There are some expressions that you come across time and again, yet you aren’t sure what they exactly mean. For me, I was never sure what “by the skin of one’s teeth.” It just never made sense to me. How can someone escape “by the skin of their teeth”?
Then, I looked into it and found that the expression actually came from the King James Bible. It was used in a verse, and it means to just barely manage to get something done or to achieve it but by a very narrow margin.
Similarly, another expression I’ve seen several times, especially on formal letters, yet was never sure what it meant was “in a timely manner.”
What does it mean when someone asks you do something “in a timely manner”? And, is it the same thing as asking you to finish it by a specific deadline?
So, I decided to answer these questions and more.
What does “in a timely manner” mean?
To do something “in a timely manner” means to get to it immediately and without wasting any time. The idea is to get the job done in a quick and prompt manner.
A closer look at “in a timely manner”
As mentioned, “in a timely manner” is another way of asking someone not to waste time. Ergo, it is sort of a request that whatever you’ve asked of them should be done in a reasonable time frame.
An example should clear this up.
Let’s say you take your car to the mechanic and ask them to repair it “in a timely manner.”
Obviously, depending on how severe the damage is, the repair might take from a couple of hours all the way to a few weeks, especially if special parts need to be ordered.
But, let’s say that whatever is wrong with your car should only take a day or two at the maximum.
So, if the mechanic repairs your car in a day or two, then they did their job “in a timely manner.”
Conversely, if you drop by your mechanic a week after handing them your car and they still haven’t fixed it, then it is fair to say that they aren’t doing their job “in a timely manner.”
Here are a few more examples of the expression in use.
A few caveats about “in a timely manner”
For starters, as you might have guessed, “in a timely manner” is usually used within the professional sphere.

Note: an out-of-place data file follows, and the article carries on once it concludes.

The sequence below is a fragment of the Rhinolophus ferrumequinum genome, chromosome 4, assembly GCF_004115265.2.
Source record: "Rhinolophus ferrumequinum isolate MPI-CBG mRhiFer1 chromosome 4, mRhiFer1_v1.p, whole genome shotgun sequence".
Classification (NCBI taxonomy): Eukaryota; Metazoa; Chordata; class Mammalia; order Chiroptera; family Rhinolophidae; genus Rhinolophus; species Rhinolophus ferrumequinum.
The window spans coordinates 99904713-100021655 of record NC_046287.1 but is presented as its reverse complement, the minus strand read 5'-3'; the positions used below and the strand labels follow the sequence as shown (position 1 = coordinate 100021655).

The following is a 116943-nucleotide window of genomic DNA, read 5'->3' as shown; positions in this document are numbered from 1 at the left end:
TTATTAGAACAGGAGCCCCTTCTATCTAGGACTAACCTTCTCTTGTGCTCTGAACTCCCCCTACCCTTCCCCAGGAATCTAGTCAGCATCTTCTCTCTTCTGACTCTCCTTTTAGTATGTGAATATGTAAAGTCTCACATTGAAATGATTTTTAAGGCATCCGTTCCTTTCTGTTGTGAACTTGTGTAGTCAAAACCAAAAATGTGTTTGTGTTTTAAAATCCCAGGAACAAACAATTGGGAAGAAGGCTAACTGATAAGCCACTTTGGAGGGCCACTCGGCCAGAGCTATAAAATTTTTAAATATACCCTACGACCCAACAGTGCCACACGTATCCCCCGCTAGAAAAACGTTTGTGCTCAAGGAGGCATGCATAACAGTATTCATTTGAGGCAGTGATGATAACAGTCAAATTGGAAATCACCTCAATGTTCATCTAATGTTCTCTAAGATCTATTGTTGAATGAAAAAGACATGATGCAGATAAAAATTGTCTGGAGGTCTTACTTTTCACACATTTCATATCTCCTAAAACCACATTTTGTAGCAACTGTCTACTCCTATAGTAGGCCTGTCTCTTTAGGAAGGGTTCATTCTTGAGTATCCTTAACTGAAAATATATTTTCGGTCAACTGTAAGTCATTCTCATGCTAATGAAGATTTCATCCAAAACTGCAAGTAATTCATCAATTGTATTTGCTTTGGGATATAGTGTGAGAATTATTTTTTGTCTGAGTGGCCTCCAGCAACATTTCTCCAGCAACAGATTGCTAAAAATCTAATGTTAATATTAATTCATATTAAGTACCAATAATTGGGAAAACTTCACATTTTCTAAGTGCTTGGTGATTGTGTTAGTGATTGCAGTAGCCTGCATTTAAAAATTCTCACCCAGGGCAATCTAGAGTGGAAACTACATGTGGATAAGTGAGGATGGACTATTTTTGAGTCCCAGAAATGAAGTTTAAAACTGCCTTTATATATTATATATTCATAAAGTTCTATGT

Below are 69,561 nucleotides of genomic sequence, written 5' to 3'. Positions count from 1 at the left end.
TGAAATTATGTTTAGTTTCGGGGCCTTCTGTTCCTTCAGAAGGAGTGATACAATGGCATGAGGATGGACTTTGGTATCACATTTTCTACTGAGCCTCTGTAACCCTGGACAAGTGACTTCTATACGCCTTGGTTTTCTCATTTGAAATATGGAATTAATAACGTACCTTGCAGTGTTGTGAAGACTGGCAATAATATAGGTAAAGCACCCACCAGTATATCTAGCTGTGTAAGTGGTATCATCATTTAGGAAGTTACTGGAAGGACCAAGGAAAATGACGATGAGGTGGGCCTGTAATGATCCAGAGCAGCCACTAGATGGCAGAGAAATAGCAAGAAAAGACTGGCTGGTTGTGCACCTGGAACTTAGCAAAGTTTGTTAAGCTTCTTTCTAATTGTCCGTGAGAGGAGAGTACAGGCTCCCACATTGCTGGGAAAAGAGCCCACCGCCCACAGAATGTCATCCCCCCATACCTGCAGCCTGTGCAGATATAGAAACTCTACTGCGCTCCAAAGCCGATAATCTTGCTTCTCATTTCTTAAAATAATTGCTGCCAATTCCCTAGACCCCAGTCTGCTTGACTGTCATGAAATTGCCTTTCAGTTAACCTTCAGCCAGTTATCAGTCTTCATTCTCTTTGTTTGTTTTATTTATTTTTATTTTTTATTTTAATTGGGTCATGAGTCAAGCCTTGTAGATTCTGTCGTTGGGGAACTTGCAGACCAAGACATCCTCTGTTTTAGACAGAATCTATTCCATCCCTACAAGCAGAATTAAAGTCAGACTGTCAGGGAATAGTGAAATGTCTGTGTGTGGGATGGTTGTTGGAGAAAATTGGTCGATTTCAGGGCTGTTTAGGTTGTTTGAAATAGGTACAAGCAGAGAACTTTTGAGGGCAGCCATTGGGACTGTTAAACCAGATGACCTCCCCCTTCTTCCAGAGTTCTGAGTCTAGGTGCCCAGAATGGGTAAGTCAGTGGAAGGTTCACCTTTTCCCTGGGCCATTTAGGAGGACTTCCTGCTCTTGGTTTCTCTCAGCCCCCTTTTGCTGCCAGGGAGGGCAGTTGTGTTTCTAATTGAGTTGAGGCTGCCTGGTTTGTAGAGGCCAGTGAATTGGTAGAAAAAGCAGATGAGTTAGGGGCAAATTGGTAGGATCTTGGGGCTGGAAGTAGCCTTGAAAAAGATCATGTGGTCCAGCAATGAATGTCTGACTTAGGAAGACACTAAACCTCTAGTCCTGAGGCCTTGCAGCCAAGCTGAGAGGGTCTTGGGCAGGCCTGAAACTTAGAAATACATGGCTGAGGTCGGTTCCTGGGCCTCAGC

This should make sense as it is a little wordy, and some might even call it stuffy. In fact, this stuffiness is why the expression is better used in writing than it is in speech.
So, while it would be completely natural to write to your contractor, asking them to finish painting your house “in a timely manner,” it would be weird if you were to tell your friend to “finish what they’re doing in a timely manner.”
They’d probably just laugh at your choice of expressions.
Additionally, it is worth noting that “in a timely manner” does not convey a sense of urgency. It is not the same as telling someone that “this is urgent” or “respond asap.” It is just a request that the person not waste time.
Over and above, you want to be careful about how you use it. Think of it this way, if you ask your friend to get something done without wasting any time, then the implicit assumption there is that your friend usually wastes time.
Ergo, telling someone to do something “in a timely manner” might backfire if they interpret it as you accusing them of taking too long to finish their job.
And, is “in a timely manner” the same as “on time”?
The simple answer is no, and even though the two are sometimes interchangeable, there are several circumstances where the two are not.
You see, “on time” implies that there is a deadline that needs to be met, but “in a timely manner” simply asks that the other person not to delay the job unnecessarily.
Alternatives for “in a timely manner”
”As soon as the circumstances reasonably permit”
Even though this alternative is a bit wordier, it benefits from relieving any sense of urgency. Moreover, it has a lower chance of being interpreted poorly or offending somebody. That said, its wordiness makes it ideal for formal letters and emails.
”Time is of the essence”
While the first alternative relieved the sense of urgency, this one heightens it. It is closer to asking someone to do something “as soon as possible,” yet it also still isn’t as demanding.
It is worth noting that this alternative isn’t as wordy as “as soon as the circumstances reasonably permit.” Yet, it still belongs in a professional setting, and I personally wouldn’t use it outside of an email.
”As soon as possible”
“As soon as possible,” which is commonly shortened as “ASAP,” heightens the sense of urgency. This alternative is also a bit informal, which is why it should be reserved for colleagues and friends. That said, you can use it or its abbreviation in speech.
Hey fellow Linguaholics! It’s me, Marcel. I am the proud owner of linguaholic.com. Languages have always been my passion and I have studied Linguistics, Computational Linguistics and Sinology at the University of Zurich. It is my utmost pleasure to share with all of you guys what I know about languages and linguistics in general.